A group of men and a few women clad in neat, matching camouflage uniforms and combat boots walk through an airport, presumably on their way to the front. As the soldiers make their way toward their gate, people around them rise in applause. A message appears on the screen: “Come back alive,” along with directions for contacting Ukraine’s volunteer brigades and donating to the military.
The video commercial shows the army Ukraine would like to have: a streamlined, battle-ready group that’s a source of pride for the country. But it also hints at the fighting force that Ukraine has today: one with a heavy reliance on support from volunteer soldiers and donations from across the country to help keep it properly outfitted.
“At the beginning of March, there was nothing,” says Oleksiy Melnyk, an analyst with Razmykov Center, an independent think tank in Kiev. When Russia annexed Crimea about a month after the EuroMaidan uprising, the interim government had limited options.
To prevent the loss of Ukraine’s eastern Donetsk and Lugansk regions to pro-Russia separatists, the government has reinstated the military draft and launched a national campaign asking for donations to replenish the military’s depleted coffers. Thus far the donation campaign has raised more than $11.7 million, according to the BBC.
Volunteers, many spurred on by a rise in patriotism in the wake of the Maidan protests, have also helped to boost the armed forces’ numbers. The National Guard has integrated former members from Maidan’s self-defense forces into its ranks. Other informal fighting battalions have emerged in recent months that are sometimes very loosely affiliated with, or entirely independent from, official government forces.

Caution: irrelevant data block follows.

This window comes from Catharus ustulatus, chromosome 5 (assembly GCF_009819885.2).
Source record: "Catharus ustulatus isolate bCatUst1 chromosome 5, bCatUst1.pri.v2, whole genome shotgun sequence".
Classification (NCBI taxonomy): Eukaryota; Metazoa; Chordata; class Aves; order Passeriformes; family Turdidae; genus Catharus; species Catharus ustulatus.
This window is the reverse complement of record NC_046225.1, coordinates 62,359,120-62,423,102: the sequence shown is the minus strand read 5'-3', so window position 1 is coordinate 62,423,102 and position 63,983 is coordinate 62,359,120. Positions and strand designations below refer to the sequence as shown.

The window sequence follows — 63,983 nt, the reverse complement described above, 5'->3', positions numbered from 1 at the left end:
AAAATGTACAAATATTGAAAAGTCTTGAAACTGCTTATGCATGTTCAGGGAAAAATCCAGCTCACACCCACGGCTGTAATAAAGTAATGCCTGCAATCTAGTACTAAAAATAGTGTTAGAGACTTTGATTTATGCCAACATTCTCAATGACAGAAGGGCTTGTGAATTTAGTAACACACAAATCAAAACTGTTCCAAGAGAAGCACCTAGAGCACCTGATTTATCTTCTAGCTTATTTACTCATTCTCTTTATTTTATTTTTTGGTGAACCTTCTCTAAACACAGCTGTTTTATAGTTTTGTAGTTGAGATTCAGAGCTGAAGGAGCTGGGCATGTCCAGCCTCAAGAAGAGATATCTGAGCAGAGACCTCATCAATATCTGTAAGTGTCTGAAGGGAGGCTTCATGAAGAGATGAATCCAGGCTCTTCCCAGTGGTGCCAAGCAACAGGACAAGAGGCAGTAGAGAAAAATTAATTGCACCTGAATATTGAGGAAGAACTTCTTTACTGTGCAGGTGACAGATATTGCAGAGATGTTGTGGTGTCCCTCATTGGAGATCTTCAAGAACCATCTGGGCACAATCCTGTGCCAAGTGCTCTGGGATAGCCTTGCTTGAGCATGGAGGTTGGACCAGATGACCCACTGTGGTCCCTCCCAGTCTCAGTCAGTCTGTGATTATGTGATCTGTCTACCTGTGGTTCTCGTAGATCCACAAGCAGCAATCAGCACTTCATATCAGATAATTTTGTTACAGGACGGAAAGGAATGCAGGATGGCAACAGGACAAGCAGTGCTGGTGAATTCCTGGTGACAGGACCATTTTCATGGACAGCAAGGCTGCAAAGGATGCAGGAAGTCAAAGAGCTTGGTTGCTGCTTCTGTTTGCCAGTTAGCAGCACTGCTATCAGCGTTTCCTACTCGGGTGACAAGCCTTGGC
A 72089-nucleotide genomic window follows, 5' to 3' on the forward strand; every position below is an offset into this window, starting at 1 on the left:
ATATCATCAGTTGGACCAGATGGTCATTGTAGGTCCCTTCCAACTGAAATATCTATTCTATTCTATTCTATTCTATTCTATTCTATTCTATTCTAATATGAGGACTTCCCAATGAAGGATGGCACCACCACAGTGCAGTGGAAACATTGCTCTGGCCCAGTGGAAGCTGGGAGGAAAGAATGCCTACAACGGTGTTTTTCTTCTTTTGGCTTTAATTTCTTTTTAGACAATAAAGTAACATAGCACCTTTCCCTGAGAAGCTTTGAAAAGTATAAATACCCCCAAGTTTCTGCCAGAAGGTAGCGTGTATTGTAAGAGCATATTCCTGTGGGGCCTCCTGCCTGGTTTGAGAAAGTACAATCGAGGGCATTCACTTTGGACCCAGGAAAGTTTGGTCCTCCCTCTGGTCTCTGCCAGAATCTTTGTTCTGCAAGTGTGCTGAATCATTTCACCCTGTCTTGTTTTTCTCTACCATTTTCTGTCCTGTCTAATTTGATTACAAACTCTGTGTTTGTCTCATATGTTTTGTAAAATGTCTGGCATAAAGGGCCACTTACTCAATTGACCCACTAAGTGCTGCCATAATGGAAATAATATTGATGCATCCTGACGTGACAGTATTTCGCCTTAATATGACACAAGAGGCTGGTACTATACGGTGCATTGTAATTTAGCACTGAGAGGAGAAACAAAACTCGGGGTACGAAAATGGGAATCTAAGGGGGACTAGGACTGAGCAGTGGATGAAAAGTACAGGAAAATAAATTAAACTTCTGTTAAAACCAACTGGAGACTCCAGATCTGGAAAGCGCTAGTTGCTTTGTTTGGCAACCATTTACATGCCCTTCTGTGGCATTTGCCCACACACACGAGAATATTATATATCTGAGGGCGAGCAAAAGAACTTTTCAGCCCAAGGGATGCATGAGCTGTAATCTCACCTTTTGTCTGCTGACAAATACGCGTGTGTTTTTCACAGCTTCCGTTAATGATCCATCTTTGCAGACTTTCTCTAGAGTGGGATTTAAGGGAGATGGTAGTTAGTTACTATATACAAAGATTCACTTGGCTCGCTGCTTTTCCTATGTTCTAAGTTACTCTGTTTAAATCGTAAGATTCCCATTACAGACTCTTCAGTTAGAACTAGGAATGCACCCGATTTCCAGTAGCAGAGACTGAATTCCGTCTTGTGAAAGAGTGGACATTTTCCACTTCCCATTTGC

The emergence of such battalions is a reflection of how weak Ukraine’s military was at the beginning of the eastern conflict. “I think the only reason that these battalions get a chance is because at this time, three months ago, the Ukrainian government was ready to accept probably any help it could get,” says Melnyk.
Since the breakup of the Soviet Union, the budget and personnel numbers of the Ukrainian armed forces have been in sharp decline. In 1991, the Ukrainian army numbered around 700,000 troops; by 1996, there were approximately 300,000. In February 2014, on the eve of the Crimean annexation, there were approximately 150,000 in the army, navy, and air force, only 5,000 of whom were battle ready, says Melnyk.
Despite a legal requirement that set the defense budget at 3 percent of gross domestic product annually, defense spending has consistently failed to meet that target in recent years, according to an analysis from IHS Jane’s, which studies armed forces worldwide. The defense budget for 2014 is $1.8 billion, down from $1.9 billion in 2013, but a slight increase from 2009′s $1.5 billion budget. (Numbers adjusted for inflation.)
Even within the military budget, the allocation of funds does not help the Ukrainian armed forces to modernize, says Konrad Muzyka, a Europe and Commonwealth of Independent States armed forces analyst with IHS Jane’s. For example, only about 10 percent of Ukraine’s defense budget was allocated to the procurement of weapons. For armed forces to operate effectively, about 25 percent of the total military budget should go to weapons procurement.